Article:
7. Recognize signs of stress 70 – 90% of all illnesses are stress related

  8. Reverse – manage stress and seek support

  9. Reverse – manage stress and seek support Learn about your situation – you’ll feel empowered Go to the library Attend a NAMI class: Family to Family or BASICS Join a chat room Contact illness specific non-profit organizations Attend conferences and seminars Build a support network Reach out to family and friends Attend support groups Join in – Go to the YMCA, church groups, book clubs ASK FOR HELP – Asking people for help is a gift from you to them

  10. Reverse – manage stress and seek support Set Boundaries Learn to love the N word

  11. Reverse – manage stress and seek support

  12. Spirituality in the Recovery ProcessMarla Lynch RN MS PMHCNS-BC

  13. Holistic Health Care:mind – body - spirit Spirituality is a key aspect to the recovery process for individuals and their families and important in cultivating resilience in coping. My goals today are to: 1. Highlight the importance of spirituality 2. Summarize current research 3. Give you some practical tips to enhance the spiritual aspects of your everyday life.

  14. Questions in the journey of life… • What is my life’s purpose? • What is meaningful to me? • How can I get beyond my upsetting, and painful circumstances? • How can I find comfort, sustenance, relief and recover? • What offers me hope? A way forward?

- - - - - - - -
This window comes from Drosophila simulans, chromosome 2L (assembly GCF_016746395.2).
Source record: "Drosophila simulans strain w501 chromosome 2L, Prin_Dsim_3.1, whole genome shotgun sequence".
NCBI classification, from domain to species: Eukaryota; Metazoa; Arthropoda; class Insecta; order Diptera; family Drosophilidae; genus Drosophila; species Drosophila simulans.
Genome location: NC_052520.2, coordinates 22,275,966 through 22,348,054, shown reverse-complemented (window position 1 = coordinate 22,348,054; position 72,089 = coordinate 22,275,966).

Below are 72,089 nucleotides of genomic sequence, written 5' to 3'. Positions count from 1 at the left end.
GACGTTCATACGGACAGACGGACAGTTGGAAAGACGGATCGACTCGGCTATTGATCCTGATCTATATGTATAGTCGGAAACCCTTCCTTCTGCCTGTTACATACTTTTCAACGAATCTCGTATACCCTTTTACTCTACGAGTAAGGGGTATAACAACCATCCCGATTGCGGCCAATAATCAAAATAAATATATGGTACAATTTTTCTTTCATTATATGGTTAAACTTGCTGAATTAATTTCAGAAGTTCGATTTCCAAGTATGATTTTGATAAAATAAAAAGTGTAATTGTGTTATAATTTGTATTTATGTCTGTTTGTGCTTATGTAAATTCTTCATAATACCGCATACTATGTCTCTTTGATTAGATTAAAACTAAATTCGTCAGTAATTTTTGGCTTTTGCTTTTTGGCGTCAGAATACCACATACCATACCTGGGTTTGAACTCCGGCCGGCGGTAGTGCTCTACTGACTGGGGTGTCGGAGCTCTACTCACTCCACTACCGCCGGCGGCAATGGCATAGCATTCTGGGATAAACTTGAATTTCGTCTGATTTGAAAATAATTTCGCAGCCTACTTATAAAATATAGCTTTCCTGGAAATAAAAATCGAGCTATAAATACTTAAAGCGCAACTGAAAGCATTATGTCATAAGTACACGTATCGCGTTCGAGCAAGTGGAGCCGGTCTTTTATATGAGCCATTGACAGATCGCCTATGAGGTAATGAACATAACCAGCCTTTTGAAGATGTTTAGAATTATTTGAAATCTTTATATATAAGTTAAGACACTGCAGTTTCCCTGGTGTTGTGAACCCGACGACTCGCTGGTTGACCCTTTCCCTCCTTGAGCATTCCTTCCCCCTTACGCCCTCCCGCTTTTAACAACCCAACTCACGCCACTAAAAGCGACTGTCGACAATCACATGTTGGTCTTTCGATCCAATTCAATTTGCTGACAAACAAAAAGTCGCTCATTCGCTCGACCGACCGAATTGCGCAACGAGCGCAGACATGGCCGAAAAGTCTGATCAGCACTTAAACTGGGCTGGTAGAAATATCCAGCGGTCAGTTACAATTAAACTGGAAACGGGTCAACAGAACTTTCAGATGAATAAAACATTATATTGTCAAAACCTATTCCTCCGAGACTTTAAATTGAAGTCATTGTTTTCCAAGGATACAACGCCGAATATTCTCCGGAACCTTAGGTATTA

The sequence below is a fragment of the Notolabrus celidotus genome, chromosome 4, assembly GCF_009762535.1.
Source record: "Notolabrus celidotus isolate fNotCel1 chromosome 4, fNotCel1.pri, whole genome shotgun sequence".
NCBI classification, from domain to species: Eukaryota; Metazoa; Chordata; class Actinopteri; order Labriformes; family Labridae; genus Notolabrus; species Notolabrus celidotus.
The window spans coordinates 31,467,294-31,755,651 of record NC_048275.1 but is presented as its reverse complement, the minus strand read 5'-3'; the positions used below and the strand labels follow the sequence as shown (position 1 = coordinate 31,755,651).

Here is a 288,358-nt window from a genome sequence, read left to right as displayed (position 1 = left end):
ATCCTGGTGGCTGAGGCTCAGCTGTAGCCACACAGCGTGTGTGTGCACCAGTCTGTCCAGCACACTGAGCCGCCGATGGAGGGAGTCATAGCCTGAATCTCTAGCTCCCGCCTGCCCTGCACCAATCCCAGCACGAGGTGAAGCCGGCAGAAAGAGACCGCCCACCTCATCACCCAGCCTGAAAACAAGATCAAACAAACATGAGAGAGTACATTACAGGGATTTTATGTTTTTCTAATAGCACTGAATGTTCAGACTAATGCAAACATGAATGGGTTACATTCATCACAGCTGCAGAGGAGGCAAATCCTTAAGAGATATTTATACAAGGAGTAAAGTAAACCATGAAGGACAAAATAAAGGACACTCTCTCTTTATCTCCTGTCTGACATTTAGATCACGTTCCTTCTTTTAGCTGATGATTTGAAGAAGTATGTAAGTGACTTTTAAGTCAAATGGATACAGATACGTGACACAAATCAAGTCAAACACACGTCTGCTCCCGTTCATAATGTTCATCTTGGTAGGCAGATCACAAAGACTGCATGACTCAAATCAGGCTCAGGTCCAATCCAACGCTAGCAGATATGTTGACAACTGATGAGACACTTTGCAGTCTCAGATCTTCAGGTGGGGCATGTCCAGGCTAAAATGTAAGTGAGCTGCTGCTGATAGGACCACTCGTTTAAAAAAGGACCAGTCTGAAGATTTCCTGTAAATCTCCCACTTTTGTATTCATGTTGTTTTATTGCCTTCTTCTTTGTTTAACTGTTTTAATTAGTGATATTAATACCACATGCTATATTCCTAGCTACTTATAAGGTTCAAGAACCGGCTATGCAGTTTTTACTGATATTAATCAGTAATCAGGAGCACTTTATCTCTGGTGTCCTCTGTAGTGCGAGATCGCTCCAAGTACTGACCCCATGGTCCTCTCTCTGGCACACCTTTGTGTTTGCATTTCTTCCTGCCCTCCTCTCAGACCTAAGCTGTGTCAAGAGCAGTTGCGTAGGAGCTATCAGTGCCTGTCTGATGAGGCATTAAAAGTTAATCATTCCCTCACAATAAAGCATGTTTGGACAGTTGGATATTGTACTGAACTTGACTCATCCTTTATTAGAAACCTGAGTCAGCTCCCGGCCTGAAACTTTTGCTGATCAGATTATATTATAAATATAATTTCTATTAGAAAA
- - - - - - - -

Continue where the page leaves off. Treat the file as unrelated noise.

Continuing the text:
15. Spirituality definitions… “Spirituality is the personal quest for understanding answers to the ultimate questions about life, about meaning, and about the relationship with the sacred or transcendent, which may (or may not) lead to or arise from the development of religious rituals and the formation of a community.” (Harold Koenig, 2000) “Spirituality is concerned with meaning and purpose, love and harmonious relationships, forgiveness, trust, sources of hope and strength, expressions of personal beliefs and values, and the expression of the concept of God through spiritual practices.” (McSherry, 2006)